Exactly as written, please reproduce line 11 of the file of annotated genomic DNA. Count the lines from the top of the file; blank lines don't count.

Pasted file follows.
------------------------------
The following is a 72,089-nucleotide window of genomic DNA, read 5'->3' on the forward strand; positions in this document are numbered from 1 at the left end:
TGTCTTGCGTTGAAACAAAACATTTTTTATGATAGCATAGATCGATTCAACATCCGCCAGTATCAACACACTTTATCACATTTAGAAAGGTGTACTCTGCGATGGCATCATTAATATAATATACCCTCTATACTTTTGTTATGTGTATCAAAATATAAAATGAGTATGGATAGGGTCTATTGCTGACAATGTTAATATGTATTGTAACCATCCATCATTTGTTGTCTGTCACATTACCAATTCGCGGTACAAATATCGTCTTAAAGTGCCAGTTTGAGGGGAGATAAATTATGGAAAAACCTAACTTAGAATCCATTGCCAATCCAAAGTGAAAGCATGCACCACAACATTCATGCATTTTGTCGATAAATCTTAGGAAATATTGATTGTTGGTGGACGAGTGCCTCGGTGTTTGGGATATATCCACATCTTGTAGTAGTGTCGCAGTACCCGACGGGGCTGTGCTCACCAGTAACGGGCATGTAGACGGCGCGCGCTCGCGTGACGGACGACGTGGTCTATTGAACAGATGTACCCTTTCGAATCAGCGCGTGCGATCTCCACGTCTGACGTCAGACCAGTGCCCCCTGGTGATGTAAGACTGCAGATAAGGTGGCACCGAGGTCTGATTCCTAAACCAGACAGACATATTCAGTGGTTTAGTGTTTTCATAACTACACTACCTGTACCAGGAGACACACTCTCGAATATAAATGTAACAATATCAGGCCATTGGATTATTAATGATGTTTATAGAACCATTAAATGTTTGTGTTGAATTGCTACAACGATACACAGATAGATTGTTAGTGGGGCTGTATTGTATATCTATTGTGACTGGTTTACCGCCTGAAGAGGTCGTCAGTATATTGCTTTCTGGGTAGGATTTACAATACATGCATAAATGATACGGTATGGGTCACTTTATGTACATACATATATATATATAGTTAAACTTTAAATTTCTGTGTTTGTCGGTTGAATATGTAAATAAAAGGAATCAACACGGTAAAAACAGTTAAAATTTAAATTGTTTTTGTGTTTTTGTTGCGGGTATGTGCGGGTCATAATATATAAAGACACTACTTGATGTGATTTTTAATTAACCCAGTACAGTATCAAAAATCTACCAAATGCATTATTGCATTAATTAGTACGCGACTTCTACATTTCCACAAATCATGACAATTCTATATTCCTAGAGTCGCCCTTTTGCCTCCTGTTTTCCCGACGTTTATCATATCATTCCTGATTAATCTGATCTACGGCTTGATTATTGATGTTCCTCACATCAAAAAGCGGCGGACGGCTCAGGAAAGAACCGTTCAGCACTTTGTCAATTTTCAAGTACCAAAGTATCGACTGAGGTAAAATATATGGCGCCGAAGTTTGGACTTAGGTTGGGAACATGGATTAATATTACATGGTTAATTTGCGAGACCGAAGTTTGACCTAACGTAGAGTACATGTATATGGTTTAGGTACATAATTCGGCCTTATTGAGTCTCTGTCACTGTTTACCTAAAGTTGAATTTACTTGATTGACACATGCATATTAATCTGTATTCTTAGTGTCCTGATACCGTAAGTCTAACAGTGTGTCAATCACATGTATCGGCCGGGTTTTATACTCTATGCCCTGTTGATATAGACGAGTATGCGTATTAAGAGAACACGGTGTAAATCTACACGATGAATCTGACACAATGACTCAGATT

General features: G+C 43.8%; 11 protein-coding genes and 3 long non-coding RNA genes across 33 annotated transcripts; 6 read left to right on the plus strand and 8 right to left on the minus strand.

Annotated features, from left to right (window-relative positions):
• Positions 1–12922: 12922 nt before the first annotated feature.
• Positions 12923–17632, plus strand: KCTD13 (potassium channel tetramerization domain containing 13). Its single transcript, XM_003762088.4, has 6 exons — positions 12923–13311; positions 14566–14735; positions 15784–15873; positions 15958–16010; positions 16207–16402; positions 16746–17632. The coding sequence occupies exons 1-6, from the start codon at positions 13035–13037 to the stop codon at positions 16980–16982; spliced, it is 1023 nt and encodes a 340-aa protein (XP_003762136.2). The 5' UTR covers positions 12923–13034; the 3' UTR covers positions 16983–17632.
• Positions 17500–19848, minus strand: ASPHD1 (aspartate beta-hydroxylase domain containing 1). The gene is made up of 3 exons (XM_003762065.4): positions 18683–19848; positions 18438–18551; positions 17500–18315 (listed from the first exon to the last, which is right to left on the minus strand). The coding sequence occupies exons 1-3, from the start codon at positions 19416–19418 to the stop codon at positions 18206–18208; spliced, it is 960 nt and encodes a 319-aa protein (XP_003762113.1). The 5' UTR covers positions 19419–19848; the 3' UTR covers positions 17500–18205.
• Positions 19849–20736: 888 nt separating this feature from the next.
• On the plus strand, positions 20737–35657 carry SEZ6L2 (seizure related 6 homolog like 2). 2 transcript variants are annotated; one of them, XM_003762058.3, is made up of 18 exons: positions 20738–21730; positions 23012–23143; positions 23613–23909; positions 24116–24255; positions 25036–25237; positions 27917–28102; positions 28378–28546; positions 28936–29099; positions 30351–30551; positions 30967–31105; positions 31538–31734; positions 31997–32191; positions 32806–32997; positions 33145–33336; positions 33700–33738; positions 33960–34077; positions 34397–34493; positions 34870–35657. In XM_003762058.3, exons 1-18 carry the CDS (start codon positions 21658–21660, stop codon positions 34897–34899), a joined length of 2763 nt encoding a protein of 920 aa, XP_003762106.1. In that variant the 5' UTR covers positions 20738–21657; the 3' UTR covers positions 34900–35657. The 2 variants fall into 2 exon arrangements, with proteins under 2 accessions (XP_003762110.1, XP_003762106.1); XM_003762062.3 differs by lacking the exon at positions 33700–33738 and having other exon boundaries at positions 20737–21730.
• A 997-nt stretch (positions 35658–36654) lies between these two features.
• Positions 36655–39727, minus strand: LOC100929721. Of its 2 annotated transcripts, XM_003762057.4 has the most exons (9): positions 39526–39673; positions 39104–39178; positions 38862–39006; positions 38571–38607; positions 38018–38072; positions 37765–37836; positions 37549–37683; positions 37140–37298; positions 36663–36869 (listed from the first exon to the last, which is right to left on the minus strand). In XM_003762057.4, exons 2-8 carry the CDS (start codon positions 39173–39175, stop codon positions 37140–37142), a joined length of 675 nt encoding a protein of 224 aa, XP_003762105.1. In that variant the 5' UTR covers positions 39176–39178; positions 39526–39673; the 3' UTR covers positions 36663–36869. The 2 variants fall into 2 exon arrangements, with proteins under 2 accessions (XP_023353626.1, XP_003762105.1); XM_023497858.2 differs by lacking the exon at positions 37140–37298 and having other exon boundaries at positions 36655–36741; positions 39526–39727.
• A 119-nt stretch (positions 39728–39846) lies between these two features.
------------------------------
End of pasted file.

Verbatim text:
• Positions 36655–39727, minus strand: LOC100929721. Of its 2 annotated transcripts, XM_003762057.4 has the most exons (9): positions 39526–39673; positions 39104–39178; positions 38862–39006; positions 38571–38607; positions 38018–38072; positions 37765–37836; positions 37549–37683; positions 37140–37298; positions 36663–36869 (listed from the first exon to the last, which is right to left on the minus strand). In XM_003762057.4, exons 2-8 carry the CDS (start codon positions 39173–39175, stop codon positions 37140–37142), a joined length of 675 nt encoding a protein of 224 aa, XP_003762105.1. In that variant the 5' UTR covers positions 39176–39178; positions 39526–39673; the 3' UTR covers positions 36663–36869. The 2 variants fall into 2 exon arrangements, with proteins under 2 accessions (XP_023353626.1, XP_003762105.1); XM_023497858.2 differs by lacking the exon at positions 37140–37298 and having other exon boundaries at positions 36655–36741; positions 39526–39727.